Hearing Donald Trump talk up bipartisanship is like listening to a lecture by Hannibal Lecter on veganism. Unsurprising as cold weather in winter, he trashed Democrats, per usual, at a lunch with news anchors before the speech. Bipartisanship died before the speech was birthed. (No, I won’t even begin to unpack the lies, implicit and explicit, he produced when addressing late-term abortion. Nor the cynical appeal to his ready-for-outrage base, for whom such lies are coin of the realm.)
Seriously, how many spit-takes occurred around the country, around the world, when the word “bipartisanship” passed his lips? The lips of the guy who’s consistently claimed Democrats want open borders, care more about criminals than law-abiding citizens. The guy who calls for locking up former opponents and considers news reporters enemies of the people.
After removing all knowledgeable people from the HIV/AIDS task force established by President Barack Obama, Trump now calls for Congress to appropriate money to fight it. (Important insight: he used to brag about making his girlfriends get tested.)
Economic miracle, he called it, and indeed it is, for CEOs, shareholders and the millionaire recipients of his tax cuts. For those in the middle class expecting their “average $4,000” in tax cuts: Fooled ya! For those concerned about trillion-dollar deficits: You, too.
“We must reject the politics of revenge, resistance and retribution,” alliterated the personification of each of those. Who’s done everything possible to bring pain to immigrants, LGBT people, and non-Christians (of which, ironically, he is one.)
“If there is going to be peace and legislation, there cannot be war and investigation,” he said. Right. Legislation and investigations are as incompatible as war and peace. Anyone buy that? Was it true during the endless investigations of Hillary Clinton? If so, was it because R’s had no spare time to legislate, or because they insisted on blocking President Barack Obama no matter what?
Watching Trump read words arranged in complete sentences is like watching a toddler trying to fit blocks into one of those fit-the-shapes-into-one-of those-shape-things.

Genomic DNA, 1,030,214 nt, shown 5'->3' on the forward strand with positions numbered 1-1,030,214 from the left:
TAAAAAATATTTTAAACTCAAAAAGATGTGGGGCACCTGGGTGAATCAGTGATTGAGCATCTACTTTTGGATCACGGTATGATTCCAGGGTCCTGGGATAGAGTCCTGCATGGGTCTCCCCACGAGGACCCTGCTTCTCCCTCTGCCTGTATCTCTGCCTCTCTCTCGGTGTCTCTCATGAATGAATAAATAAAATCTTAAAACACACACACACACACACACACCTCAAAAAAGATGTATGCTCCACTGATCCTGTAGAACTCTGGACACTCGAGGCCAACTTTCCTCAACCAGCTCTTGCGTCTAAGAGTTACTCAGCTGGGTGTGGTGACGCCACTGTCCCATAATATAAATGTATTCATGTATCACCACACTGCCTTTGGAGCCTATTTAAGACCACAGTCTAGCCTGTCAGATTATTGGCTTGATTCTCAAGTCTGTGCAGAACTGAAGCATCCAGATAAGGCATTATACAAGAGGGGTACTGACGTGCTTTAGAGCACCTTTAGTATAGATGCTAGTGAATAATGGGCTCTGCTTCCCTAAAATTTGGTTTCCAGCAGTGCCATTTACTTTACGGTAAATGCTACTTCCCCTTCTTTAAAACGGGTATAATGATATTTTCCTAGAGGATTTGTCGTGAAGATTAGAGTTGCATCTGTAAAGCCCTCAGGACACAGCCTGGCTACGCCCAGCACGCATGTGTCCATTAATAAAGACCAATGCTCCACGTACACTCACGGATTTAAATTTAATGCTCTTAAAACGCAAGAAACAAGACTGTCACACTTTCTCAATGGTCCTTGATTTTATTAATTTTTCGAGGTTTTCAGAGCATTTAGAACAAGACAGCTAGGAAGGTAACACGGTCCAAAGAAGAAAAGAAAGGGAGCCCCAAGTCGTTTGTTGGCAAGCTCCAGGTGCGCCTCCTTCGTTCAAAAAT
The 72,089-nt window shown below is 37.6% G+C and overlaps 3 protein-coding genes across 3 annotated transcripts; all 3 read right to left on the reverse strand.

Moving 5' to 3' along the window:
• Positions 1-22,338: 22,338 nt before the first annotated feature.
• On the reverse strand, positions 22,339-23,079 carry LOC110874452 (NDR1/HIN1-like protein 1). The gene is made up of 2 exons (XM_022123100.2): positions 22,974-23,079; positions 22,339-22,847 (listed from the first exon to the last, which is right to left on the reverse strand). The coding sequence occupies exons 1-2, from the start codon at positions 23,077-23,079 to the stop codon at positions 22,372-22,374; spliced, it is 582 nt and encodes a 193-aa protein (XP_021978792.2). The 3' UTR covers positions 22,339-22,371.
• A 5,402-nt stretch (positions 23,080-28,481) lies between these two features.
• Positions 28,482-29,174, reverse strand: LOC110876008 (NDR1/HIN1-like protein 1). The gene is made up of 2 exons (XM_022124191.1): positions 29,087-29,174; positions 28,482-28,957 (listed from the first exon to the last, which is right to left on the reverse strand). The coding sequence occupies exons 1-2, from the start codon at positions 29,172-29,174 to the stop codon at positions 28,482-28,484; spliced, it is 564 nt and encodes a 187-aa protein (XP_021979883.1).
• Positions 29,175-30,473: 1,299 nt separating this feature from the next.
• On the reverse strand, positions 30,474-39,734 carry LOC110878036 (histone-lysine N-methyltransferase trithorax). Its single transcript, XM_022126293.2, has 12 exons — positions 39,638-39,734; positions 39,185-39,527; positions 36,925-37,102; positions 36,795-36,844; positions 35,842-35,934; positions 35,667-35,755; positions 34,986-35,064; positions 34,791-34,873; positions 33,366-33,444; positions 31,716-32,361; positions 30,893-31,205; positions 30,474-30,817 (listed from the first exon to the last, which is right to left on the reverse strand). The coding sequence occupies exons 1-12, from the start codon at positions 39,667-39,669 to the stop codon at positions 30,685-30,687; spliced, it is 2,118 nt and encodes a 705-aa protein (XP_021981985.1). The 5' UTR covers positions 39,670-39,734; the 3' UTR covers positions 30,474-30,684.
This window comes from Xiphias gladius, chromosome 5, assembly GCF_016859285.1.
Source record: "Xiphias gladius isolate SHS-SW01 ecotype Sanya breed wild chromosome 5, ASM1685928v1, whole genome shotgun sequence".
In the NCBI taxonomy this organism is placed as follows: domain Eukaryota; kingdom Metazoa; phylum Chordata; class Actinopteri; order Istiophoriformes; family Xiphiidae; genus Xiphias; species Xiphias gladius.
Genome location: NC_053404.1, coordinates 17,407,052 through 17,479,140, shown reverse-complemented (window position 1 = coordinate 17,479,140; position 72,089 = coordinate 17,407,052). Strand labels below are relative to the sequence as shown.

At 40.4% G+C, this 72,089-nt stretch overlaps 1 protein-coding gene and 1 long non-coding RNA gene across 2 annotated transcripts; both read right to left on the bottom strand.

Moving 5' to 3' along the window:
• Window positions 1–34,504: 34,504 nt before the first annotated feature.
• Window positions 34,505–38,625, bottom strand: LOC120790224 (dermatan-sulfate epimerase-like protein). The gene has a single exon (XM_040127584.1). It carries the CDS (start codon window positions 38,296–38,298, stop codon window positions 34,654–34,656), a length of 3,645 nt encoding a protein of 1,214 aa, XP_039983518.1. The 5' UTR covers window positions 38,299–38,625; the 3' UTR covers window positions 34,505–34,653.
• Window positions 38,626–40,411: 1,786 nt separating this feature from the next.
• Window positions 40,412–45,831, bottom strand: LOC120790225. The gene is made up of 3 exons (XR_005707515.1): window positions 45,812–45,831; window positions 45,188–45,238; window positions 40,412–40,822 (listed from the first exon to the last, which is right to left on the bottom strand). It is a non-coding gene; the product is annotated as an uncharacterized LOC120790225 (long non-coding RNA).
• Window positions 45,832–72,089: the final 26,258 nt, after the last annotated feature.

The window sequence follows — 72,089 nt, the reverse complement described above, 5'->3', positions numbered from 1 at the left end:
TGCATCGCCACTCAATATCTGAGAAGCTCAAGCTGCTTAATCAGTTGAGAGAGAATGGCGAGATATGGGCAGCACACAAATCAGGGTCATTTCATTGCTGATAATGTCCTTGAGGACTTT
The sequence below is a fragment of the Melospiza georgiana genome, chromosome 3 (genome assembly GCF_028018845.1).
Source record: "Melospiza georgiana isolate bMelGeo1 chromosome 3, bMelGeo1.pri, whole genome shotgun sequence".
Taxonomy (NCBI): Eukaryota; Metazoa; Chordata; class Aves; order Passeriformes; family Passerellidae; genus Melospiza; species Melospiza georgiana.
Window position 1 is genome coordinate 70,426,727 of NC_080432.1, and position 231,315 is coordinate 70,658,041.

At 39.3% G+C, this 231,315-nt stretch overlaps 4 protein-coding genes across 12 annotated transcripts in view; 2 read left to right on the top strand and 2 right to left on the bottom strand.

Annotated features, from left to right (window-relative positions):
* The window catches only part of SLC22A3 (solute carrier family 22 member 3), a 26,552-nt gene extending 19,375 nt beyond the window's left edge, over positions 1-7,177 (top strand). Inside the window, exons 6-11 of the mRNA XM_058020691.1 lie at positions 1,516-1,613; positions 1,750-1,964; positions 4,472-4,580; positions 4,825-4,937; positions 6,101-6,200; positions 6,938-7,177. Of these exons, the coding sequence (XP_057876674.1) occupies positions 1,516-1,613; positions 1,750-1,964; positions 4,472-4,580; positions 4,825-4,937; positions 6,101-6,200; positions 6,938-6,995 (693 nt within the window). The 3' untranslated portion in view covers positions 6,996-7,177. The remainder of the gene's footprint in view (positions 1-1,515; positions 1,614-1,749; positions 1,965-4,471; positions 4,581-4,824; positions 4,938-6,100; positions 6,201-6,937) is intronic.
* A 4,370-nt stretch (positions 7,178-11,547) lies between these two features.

When confronted with proof of Trump’s endless string of lies, his supporters either deny that he lies, or ask us to ignore his words and focus on what he does. OK, let’s. Let’s see what happens with his change of heart on AIDS. Let’s see how much drug prices drop (to date, on his watch, they’ve dropped about a half of 1 percent.) Mainly, though, let’s see how he uses his office to model cooperation, high-minded politics, and to discourage hate for his usual targets. Let’s see how he addresses those trillion-dollar deficits and missing middle class tax refunds; whether he reverses his orders that have increased pollution, allowed poisons in food, and have, for the first time in years, caused America’s carbon emissions to rise.
Let’s see what he does about climate change, continued denial of which denotes mulish idiocy, and mention of which, like his bullying shutdown, received none of his speechwriters’ attention. And, since he’s suddenly the very model of a modern compromiser, let’s see if he’s willing to buck the frothing of his base by offering permanent resolution of DACA and TPS in exchange for his unnecessary wall. Let’s see if he’s willing to promise that he’ll accept his $5.7 billion for it, and not a penny more, ever.
All SOTU speeches aspire to soaring rhetoric. Some presidents have the chops to deliver them soaringly, too. Coming from Trump, who, when not stumbling through a TelePrompter, descends into mendacious incoherence, there’s a certain loss of luster. But I’m a generous guy. Sunning, as I am at the moment, in Hawaii, accompanied by my sweet, adorable, innocent, and as-yet unpolluted grandchildren, I’ll accept Trump’s word that he’s had his recently referred-to “Come to Jefferson” moment. And, for the sake of those grandchildren and everyone else’s, too, including the ones of those who unfailingly attack me as a commie blinded by baseless hate of Trump, I’ll afford him the benefit of my doubt, until such time as he proves he’s the same fomenter of fear and hate and denialism he was before Tuesday night.
That’s all I can muster, pounded out reluctantly, in the warmth of my surroundings. Grandpa’s presence is required to accompany the kids to the beach. By the time this is printed, I’ll be back among you, hoping the pipes ain’t froze, trying to retain the mellow memories of happy disconnect.
Email Sid Schwab at email@example.com.